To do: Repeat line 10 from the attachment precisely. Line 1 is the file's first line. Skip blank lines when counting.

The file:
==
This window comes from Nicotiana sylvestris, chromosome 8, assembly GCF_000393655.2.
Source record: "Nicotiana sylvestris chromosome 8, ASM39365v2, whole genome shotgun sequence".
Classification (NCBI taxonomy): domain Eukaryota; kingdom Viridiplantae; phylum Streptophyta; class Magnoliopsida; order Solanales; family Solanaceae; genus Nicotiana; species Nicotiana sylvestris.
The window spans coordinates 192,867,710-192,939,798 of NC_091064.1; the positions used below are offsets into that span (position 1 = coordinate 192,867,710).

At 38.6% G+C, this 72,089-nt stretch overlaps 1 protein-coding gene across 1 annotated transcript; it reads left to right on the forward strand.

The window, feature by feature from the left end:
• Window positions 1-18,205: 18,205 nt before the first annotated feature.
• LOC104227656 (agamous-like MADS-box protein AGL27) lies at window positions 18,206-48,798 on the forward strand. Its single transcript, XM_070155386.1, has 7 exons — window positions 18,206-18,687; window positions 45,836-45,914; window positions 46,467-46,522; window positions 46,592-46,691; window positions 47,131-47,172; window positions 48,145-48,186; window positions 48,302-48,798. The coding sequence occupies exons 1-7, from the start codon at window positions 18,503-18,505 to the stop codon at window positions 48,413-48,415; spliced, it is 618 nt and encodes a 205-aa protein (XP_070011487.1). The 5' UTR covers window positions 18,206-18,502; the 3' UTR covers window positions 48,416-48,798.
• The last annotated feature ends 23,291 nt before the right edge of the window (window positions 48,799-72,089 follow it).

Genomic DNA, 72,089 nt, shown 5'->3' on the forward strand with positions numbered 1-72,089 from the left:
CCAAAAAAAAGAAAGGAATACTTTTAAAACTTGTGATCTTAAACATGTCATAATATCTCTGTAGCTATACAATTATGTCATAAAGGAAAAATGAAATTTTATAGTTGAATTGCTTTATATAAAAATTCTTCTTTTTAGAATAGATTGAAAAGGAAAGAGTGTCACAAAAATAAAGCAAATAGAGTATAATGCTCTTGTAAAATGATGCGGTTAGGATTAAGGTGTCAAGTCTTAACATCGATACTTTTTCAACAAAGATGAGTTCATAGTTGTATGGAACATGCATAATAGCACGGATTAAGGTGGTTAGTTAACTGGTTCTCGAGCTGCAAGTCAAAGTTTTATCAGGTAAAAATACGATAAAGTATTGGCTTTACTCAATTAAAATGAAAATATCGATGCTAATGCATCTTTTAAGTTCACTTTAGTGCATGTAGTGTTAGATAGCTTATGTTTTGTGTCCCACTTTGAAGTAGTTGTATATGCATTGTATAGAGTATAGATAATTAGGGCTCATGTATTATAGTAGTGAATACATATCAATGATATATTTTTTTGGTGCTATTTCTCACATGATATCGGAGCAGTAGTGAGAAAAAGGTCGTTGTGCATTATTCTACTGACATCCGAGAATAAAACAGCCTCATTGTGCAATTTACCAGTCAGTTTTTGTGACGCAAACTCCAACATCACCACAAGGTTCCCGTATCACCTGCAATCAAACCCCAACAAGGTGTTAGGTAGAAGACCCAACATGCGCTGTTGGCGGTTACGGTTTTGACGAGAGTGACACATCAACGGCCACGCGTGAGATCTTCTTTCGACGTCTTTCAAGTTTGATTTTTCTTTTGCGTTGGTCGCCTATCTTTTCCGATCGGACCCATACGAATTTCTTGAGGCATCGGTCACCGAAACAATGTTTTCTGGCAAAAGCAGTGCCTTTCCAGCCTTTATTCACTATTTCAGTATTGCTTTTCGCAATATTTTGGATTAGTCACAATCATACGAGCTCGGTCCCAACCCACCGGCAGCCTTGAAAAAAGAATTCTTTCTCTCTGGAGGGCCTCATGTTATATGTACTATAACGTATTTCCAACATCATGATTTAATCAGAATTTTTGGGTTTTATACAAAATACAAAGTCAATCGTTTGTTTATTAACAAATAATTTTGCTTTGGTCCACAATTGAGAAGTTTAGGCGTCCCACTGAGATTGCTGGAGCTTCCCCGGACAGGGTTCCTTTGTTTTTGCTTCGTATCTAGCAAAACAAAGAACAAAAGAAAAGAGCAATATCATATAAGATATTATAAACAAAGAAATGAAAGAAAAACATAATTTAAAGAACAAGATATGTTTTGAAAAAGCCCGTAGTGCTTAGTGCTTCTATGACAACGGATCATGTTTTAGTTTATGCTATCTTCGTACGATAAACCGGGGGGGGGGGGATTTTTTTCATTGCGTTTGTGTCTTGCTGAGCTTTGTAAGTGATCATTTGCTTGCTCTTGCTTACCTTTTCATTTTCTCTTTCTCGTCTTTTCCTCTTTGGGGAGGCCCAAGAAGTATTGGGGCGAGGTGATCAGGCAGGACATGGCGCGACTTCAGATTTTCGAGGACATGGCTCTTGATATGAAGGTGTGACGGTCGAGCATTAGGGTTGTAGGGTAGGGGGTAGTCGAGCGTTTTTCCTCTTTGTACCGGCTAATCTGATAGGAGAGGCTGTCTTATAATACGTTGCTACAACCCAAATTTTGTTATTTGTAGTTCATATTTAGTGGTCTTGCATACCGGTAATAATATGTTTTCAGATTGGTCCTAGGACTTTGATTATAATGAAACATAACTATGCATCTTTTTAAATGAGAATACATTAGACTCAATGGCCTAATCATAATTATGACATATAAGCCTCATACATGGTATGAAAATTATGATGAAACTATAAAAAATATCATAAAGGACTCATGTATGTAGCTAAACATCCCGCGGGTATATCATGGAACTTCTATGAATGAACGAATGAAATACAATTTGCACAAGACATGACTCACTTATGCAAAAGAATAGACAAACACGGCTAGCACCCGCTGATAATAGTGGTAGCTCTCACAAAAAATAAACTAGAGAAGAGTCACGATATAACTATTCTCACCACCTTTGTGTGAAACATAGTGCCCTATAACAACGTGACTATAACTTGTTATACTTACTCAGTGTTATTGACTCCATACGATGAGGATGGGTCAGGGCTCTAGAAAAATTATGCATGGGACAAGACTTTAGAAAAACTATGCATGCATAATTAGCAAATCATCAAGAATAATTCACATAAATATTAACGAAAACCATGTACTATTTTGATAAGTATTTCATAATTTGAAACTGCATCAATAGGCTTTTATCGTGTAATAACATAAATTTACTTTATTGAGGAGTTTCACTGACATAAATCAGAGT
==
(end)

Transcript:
Genomic DNA, 72,089 nt, shown 5'->3' on the forward strand with positions numbered 1-72,089 from the left: